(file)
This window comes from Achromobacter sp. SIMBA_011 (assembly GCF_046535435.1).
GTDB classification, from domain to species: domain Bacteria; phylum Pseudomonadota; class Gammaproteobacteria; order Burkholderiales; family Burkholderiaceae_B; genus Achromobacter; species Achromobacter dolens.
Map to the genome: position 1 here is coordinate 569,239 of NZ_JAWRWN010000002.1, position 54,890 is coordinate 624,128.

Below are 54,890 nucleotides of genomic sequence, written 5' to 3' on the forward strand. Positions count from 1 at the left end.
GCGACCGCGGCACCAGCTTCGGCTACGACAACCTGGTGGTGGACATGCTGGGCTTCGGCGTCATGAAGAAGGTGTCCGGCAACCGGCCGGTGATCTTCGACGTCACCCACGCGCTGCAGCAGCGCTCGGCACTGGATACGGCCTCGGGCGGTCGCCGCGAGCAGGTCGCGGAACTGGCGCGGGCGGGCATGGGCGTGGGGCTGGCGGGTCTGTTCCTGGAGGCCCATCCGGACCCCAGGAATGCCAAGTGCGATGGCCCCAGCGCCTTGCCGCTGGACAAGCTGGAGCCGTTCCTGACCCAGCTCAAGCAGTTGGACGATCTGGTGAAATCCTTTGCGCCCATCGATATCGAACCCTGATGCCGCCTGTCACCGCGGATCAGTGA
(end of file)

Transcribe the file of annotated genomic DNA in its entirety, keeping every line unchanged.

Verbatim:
This window comes from Achromobacter sp. SIMBA_011 (assembly GCF_046535435.1).
GTDB classification, from domain to species: domain Bacteria; phylum Pseudomonadota; class Gammaproteobacteria; order Burkholderiales; family Burkholderiaceae_B; genus Achromobacter; species Achromobacter dolens.
Map to the genome: position 1 here is coordinate 569,239 of NZ_JAWRWN010000002.1, position 54,890 is coordinate 624,128.

Below are 54,890 nucleotides of genomic sequence, written 5' to 3' on the forward strand. Positions count from 1 at the left end.
GCGACCGCGGCACCAGCTTCGGCTACGACAACCTGGTGGTGGACATGCTGGGCTTCGGCGTCATGAAGAAGGTGTCCGGCAACCGGCCGGTGATCTTCGACGTCACCCACGCGCTGCAGCAGCGCTCGGCACTGGATACGGCCTCGGGCGGTCGCCGCGAGCAGGTCGCGGAACTGGCGCGGGCGGGCATGGGCGTGGGGCTGGCGGGTCTGTTCCTGGAGGCCCATCCGGACCCCAGGAATGCCAAGTGCGATGGCCCCAGCGCCTTGCCGCTGGACAAGCTGGAGCCGTTCCTGACCCAGCTCAAGCAGTTGGACGATCTGGTGAAATCCTTTGCGCCCATCGATATCGAACCCTGATGCCGCCTGTCACCGCGGATCAGTGA